Study Gives Insight Into Identity Theft
The Center for Identity Management and Information Protection (CIMIP) has released the first -ever study of closed United States Secret Service cases dealing with identity theft.
Organized group activity took place in 42 percent of the cases, involving 2-45 offenders. In about half of those cases the Internet was used to commit the crime. Just 20 percent of the cases involved non-technological methods for identity theft such as dumpster diving or change of address.
More than a third of the victims were financial institutions such as banks, credit unions and credit card companies. Individuals were victims 34 percent of the time and 59 percent of the victims did not know the offenders. Only 5 percent of the victims were related to the offender.
Of the offenders 42 percent were between the ages of 25-34 and 18 percent were between the ages of 18 and 24. Just 6 percent were over the age of 50. Out of 933 identity thieves 53 percent were black. White offenders were the next largest group at 38 percent followed by Hispanics at 4 percent and Asians at 3 percent.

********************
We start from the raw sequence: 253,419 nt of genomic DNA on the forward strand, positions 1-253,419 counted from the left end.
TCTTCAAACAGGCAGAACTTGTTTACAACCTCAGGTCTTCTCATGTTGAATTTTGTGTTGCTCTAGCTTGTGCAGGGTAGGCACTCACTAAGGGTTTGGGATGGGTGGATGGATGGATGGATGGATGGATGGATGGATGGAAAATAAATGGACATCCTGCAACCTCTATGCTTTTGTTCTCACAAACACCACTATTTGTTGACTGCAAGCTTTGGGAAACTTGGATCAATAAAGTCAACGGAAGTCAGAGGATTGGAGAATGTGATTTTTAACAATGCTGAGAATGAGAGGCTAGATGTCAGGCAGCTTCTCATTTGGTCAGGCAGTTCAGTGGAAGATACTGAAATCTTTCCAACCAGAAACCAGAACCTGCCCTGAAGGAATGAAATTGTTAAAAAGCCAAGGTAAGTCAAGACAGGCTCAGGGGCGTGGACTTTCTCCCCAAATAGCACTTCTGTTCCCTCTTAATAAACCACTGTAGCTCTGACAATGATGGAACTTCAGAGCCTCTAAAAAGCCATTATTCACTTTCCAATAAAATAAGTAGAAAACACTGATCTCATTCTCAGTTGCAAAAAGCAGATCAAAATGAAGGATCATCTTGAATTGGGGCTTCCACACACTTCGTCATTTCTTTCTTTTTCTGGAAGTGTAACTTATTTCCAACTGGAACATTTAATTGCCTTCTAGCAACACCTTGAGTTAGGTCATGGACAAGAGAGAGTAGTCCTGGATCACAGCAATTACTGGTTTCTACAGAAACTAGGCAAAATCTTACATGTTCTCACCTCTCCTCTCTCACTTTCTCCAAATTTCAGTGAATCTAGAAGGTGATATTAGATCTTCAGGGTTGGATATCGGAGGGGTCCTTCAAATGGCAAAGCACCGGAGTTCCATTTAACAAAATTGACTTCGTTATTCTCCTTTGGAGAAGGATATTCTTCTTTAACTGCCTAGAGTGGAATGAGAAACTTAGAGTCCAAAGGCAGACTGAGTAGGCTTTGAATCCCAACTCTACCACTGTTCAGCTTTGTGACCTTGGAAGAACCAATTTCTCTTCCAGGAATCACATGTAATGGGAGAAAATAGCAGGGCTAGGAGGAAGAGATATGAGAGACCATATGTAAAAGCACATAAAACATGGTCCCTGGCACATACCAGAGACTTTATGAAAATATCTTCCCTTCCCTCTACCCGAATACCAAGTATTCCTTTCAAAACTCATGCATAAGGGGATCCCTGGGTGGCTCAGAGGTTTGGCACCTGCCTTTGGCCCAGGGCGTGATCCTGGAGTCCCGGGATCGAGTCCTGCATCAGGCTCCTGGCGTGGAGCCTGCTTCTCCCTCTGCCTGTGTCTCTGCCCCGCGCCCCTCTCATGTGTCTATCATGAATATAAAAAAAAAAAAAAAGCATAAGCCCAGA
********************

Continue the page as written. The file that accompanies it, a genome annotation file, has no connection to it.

"Having access to these closed files for purposes of studying identity theft should prove invaluable to law enforcement officials and policy makers," said Gary Gordon, founder and Executive Director of the Center for Identity Management and Information Protection, as well as the Economic Crime Institute (ECI) at Utica College.
"These findings shed new light on how identity theft related crimes take place, what motivates the perpetrators, and who is being victimized, and dispels some common myths about identity theft.